Talk:Population bottleneck

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From the article:[edit]

All species being survivors in relation to the levels their environment support, there is reasonable thinking that says human beings are due for another bottleneck sometime soon.
Really? Please provide cites that this thinking is mainstream.
World population is rising rapidly. Each year there are far more births than the previous year. That situation is almost certain to continue for decades. Alfred Kinsey (talk) 22:05, 4 June 2009 (UTC)

That is not entirely true. Birth rates are now falling and numbers levelling off, though still projected to be above death rates for the next three decades.(UN and CIA figures)Logical Analyst (talk) 20:03, 26 December 2009 (UTC)

List of species[edit]

It seems like we could benefit from a separate article listing known species which have experienced a genetic bottleneck, eg. CA Condor, Blue Whales.


Also, AIDS, whilst a disastrous pandemic, is not anywhere near the level needed for a bottleneck.

Not globally, but it is approaching (and projected to reach) that level in parts of Africa. (The Black Death was only a regional phenomenon, too.) Mkweise
AIDS is not at, nor projected to be anywhere near, the scale of the Black Death. Sub-Saharan Africans have very high birthrates, preventing a bottleneck. Alfred Kinsey (talk) 22:01, 4 June 2009 (UTC)


What is "ybp"? Uncommon abbreviations should either be spelled out in full the first time they are used in an article, or they should be linked to a glossary entry.

"Years before present" should be spelled out in full at the first encounter.--Wetman 12:52, 12 Mar 2005 (UTC)


"as the rate of drift is inversely proportional to the population size." No, the rate of drift is a constant. This needs rethinking as well as rephrasing. --Wetman 12:52, 12 Mar 2005 (UTC)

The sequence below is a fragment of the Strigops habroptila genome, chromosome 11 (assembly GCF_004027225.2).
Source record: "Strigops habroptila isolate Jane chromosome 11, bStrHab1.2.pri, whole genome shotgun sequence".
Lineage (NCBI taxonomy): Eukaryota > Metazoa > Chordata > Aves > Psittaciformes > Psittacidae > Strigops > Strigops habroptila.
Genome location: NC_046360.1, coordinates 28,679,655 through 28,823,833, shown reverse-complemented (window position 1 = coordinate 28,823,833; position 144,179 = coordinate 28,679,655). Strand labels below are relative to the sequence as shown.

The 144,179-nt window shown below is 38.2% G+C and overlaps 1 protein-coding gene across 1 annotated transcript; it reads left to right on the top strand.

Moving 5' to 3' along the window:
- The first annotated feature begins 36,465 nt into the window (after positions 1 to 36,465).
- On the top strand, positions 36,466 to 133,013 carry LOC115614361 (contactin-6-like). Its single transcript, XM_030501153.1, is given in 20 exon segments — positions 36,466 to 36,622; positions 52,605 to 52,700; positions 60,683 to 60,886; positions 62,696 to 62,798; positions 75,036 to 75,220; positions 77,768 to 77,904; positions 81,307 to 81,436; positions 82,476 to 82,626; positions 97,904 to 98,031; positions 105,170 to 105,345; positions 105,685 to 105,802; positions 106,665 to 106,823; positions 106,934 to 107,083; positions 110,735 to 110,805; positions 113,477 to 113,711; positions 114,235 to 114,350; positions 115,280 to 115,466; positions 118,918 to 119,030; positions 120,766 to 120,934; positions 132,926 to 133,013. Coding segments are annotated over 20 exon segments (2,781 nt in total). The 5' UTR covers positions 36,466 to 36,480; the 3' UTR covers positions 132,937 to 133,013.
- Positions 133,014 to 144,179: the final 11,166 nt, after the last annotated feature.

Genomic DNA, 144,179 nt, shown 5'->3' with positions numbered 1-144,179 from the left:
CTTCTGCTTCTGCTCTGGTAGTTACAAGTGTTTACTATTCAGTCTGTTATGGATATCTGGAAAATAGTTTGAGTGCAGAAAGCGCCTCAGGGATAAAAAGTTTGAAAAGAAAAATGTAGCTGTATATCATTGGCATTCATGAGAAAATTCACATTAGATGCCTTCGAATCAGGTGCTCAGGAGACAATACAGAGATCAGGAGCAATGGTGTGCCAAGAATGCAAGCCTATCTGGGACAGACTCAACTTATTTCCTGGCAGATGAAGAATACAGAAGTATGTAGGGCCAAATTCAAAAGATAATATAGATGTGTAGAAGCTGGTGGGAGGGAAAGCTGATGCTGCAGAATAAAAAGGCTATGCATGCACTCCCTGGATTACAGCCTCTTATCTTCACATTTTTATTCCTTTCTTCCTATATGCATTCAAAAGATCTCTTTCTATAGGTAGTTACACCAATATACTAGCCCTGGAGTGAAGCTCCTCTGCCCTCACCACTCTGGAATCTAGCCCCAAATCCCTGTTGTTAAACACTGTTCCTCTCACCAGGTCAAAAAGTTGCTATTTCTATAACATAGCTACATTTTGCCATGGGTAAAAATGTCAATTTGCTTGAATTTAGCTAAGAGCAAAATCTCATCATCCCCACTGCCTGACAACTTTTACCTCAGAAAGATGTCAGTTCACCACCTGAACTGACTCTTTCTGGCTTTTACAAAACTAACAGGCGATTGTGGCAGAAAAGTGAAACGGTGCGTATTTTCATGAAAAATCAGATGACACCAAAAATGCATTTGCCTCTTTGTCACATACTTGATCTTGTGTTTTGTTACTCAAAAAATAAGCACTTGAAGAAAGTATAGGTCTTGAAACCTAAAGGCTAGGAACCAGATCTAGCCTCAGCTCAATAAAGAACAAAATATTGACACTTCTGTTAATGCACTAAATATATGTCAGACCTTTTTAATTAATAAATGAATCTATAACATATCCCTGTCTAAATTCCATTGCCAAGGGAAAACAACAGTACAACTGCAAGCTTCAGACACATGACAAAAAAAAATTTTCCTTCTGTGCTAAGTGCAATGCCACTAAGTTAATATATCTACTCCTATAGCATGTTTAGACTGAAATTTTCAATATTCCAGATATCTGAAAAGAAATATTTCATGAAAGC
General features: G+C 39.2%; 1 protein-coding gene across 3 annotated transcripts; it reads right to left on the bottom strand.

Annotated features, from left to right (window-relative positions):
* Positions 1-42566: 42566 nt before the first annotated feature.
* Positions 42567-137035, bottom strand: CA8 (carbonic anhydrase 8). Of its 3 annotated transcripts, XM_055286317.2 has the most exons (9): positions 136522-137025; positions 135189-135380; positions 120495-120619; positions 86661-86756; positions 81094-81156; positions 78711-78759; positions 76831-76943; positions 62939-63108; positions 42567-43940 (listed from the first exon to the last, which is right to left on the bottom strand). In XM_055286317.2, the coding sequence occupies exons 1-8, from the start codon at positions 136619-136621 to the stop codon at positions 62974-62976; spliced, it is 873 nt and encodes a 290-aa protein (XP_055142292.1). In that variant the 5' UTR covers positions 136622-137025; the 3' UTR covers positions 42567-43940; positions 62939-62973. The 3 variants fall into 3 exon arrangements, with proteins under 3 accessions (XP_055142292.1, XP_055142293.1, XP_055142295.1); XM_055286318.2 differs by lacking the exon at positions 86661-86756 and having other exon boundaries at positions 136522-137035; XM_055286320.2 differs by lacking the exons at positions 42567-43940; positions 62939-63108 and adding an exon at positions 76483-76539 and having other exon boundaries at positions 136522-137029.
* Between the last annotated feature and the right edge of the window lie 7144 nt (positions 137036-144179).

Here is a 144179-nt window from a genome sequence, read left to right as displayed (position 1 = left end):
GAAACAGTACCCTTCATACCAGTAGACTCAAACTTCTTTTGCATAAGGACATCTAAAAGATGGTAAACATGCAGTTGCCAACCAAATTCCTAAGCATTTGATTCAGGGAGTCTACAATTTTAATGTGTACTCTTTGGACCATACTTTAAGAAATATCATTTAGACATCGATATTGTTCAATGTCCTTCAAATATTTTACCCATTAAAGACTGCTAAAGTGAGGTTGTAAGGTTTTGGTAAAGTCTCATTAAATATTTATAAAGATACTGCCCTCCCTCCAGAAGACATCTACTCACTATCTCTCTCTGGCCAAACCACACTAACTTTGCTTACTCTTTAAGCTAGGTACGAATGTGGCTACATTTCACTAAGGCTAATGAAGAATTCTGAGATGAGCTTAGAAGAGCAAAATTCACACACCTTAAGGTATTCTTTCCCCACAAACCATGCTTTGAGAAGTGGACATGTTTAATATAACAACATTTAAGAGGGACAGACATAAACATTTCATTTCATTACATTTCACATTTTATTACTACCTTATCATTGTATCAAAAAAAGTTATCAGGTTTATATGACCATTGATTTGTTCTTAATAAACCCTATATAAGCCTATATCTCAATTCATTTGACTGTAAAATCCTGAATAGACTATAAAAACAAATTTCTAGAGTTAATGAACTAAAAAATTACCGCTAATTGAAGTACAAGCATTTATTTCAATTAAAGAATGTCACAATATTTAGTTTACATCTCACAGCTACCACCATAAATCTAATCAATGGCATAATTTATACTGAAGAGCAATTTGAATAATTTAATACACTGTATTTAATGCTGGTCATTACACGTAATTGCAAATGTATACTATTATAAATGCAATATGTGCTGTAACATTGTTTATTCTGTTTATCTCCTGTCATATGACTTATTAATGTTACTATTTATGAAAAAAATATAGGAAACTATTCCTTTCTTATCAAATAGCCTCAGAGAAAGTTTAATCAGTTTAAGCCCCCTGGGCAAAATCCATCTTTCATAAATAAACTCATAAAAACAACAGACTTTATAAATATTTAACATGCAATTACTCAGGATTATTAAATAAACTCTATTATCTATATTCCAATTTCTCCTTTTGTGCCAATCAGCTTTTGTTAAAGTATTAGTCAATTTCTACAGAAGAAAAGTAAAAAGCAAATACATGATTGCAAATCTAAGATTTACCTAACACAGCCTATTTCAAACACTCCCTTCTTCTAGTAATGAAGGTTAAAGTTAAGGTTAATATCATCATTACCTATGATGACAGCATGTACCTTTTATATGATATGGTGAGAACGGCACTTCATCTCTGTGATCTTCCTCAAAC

The rate of mutation may be constant; but the rate of genetic drift, ie the changes in the proportions of alleles in a population, does indeed become greater, the smaller the population size. -- Jheald 11:47, 9 February 2006 (UTC).

Put more simply, the changes in general population characteristics will be more rapid in a small population than in a large one. However, inverse proportionality is both unlikely and unprovable. The graph line is more likely to be somewhat hyperbolic.Logical Analyst (talk) 20:02, 26 December 2009 (UTC)

Wisent or Bison?[edit]

Is the table in Example in the animal world section about wisent (European bison) or about American bison? The first row cites "Before 1492", so apparently it refers to the American Bison (arrival of Europeans is always considered a key point in American history); the second one cites 750 living bisons in 1890, and this could refer to both the European and American Bison; the third row clearly reports the number of European Bison (as told in American Bison there are thousand of living bison now). I'm going to assume that the table is about American Bison and fix consequently, if no one answer. GhePeU 21:37, 14 September 2005 (UTC)

I couldn't find a confirmation on the wisent having only 2 different versions of the Y-chromosomes, and I thought if it was so that the paper I read on genetic variation in the Wisent (Luerner et al., 2005) would have mentioned it. However, if you have a source that says there are 2 Y versions, please put it back in! and cite your source. Satyrium 15:37, 9 September 2006 (UTC)

Near-Extinction evolution theory[edit]

Near-Extinction evolution theory was recently created. If there is anything there worth keeping it should be merged here. Zeimusu | Talk page 13:18, 26 December 2005 (UTC)

No. I don't see anything of value in that article, so I'd rather not merge it here. It seems a bit of puffery. As to whether or not it should be deleted, I'll let others decide. Ted 03:26, 21 April 2006 (UTC)
No. I'm in full agreement with TedE. Near-extinction seems very, very hypothetical, and doesn't add anything new and well-supported. Satyrium 15:04, 9 September 2006 (UTC)